I had a problem a few months ago where the campground pedestal lost its ground, which gave my RV a hot-skin voltage. But I had my jacks down on the ground, so why didn’t that ground my RV? Are there different grounds or what? —Frank S.
I get this question a lot, so you’re in good company. There are indeed a lot of different types of “grounds,” and not all are created equal. In fact, the entire industry misuses the term so much that there’s often no way to know what kind of ground they’re talking about. Let me try to demystify it a bit.
First of all, the so-called “ground” wire in your shore power cable isn’t technically a ground at all. It’s actually called a EGC or Equipment Grounding Conductor which is bonded (connected) back to the incoming service panel’s Ground-Neutral bonding point. And that G-N bonding point is where any fault currents are supposed to go. See the diagram below:
A fault current can be the result of any type of short circuit to your RV’s chassis. For instance, an extension cord trapped in a door can have its insulation cut and an energized copper wire laying on the metal door frame. That’s going to try to electrify the chassis of your RV with 120-volts, which will go everywhere including the RV skin, hitch, wheels, etc.
But that EGC’s (Equipment Grounding Conductor) job is to send that current back to the incoming service panel’s G-N bonding point. See the diagram at the left, where you can see that the bonding point in the service panel connects the ground rod, neutral and ground wire together. Since code calls for this EGC to G-N path to have less than 1 ohm resistance, it should immediately trip any circuit breaker, and will shut off the source of the current. With a little Ohm’s Law we can calculate that 120-volts across a 1-ohm load will attempt to push 120 amps of current through the bonding path (Voltage / Resistance = Amperage). And since we only have a 20-amp circuit breaker (in most cases), it will trip very quickly, protecting you from a hot-skin condition.
It’s a very simple and elegant system that’s not actually a “ground.” While it also requires that this G-N bonding point in the service panel is connected to the earth (dirt) via a ground rod, the earth-ground really doesn’t have anything to do with tripping the circuit breaker in this example. The earth-ground just isn’t in the current path and doesn’t affect the outcome.
Now let’s look at what happens if we’re missing this G-N bond either through corrosion, a cut wire or simply by using an extension cord without a “ground” pin in place. Even if you had a ground rod on the side of your RV you still wouldn’t be protected from a hot-skin condition caused by a short circuit in your wiring. That’s because a ground rod can have up to a 100-ohm resistance into the earth and still is considered to be within code. A little more Ohm’s Law math shows us that 120-volts divided by 100-ohms gives us only 1.2 amperes of fault current (120 volts / 100 ohms = 1.2 amperes). And a 20-amp circuit breaker won’t recognize this as a dangerous short and will keep feeding 120 volts to your RV’s chassis and skin. So you could easily be electrocuted by an RV that’s “grounded” with a ground rod, but missing its G-N bonding path back to the incoming service panel.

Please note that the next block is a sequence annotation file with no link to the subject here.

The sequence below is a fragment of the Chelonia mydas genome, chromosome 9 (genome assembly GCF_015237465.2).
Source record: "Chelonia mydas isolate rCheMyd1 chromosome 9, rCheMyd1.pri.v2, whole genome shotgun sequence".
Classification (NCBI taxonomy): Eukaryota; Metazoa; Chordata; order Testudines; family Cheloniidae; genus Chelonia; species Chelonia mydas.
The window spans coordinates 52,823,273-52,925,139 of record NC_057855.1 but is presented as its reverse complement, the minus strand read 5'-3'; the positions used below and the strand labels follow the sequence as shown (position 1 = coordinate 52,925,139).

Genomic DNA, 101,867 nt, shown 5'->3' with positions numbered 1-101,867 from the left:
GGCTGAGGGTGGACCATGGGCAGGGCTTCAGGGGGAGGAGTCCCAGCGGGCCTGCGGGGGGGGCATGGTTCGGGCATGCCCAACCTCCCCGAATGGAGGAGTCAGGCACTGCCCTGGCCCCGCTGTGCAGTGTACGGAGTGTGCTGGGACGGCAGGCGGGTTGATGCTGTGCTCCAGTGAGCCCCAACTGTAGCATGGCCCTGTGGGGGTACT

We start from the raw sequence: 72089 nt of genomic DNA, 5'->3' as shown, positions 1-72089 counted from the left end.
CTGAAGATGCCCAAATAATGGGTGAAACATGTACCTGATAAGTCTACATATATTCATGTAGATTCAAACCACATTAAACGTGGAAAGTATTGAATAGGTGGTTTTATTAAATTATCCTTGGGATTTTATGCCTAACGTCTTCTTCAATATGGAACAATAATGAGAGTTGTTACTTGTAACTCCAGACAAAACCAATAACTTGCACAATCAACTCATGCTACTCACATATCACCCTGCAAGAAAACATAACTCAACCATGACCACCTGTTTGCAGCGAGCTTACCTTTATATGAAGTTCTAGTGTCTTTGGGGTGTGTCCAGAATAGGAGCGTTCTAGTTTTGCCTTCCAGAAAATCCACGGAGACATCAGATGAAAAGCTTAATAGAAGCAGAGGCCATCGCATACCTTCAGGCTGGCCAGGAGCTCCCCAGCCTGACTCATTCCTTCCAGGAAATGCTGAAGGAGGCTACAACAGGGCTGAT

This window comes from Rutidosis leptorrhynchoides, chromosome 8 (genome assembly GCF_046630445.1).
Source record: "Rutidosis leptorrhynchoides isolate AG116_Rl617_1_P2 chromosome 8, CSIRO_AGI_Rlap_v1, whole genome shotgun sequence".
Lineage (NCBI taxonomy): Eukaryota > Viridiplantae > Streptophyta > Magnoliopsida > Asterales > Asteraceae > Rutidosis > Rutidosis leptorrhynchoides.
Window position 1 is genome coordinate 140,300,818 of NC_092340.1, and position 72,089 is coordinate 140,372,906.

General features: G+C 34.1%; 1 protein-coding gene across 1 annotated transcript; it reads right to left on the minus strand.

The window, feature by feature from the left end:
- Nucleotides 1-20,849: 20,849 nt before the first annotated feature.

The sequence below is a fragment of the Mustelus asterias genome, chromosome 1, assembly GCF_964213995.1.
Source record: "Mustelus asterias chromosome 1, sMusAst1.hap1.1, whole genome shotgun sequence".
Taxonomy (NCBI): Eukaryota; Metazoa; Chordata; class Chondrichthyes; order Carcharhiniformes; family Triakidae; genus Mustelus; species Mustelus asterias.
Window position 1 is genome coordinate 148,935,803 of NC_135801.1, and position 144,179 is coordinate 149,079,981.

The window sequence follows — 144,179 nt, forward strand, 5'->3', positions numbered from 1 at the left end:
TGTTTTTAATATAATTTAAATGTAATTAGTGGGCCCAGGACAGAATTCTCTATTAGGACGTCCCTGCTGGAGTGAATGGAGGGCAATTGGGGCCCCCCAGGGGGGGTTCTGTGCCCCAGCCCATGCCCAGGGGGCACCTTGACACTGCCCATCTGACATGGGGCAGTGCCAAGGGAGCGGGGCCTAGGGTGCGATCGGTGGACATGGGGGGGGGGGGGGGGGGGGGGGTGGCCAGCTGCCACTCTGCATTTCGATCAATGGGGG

Finally, back to your question about jacks on the dirt “grounding” your RV. I’ve measured the resistance of a flat jack to earth a few times, and even when the ground is wet it’s only around 200 to 300 ohms. And on dry ground or sandy soil it’s above 1,000 ohms. So if there was a short circuit in your RV’s electrical system, the jacks on the ground would only get rid of less than 1 ampere of fault current, and maybe as little as a few 10’s of mA (milliamperes). And that’s just not enough for any circuit breaker to recognize as a short circuit. So it will happily keep feeding voltage and current to your RV, electrifying it to a dangerous 120-volts of hot-skin potential.
So, as you can see, that so-called “ground” wire in your shore power plug is actually a G-N (Ground Neutral) Equipment Grounding Conductor, and the earth-ground doesn’t come into play for protecting you from a short circuit in your RV’s electrical system.
On the other hand, a GFCI (Ground Fault Circuit Interrupt) can easily detect and disconnect you from any fault currents as low as 6 mA (6 milliamps or 0.006 amps). So we’ll cover more about GFCI protection next week. See you then…
Let’s play safe out there….
Mike Sokol is an electrical and professional sound expert with 40 years in the industry. Visit NoShockZone.org for more electrical safety tips. His excellent book RV Electrical Safety is available at Amazon.com. For more info on Mike’s qualifications as an electrical expert, click here.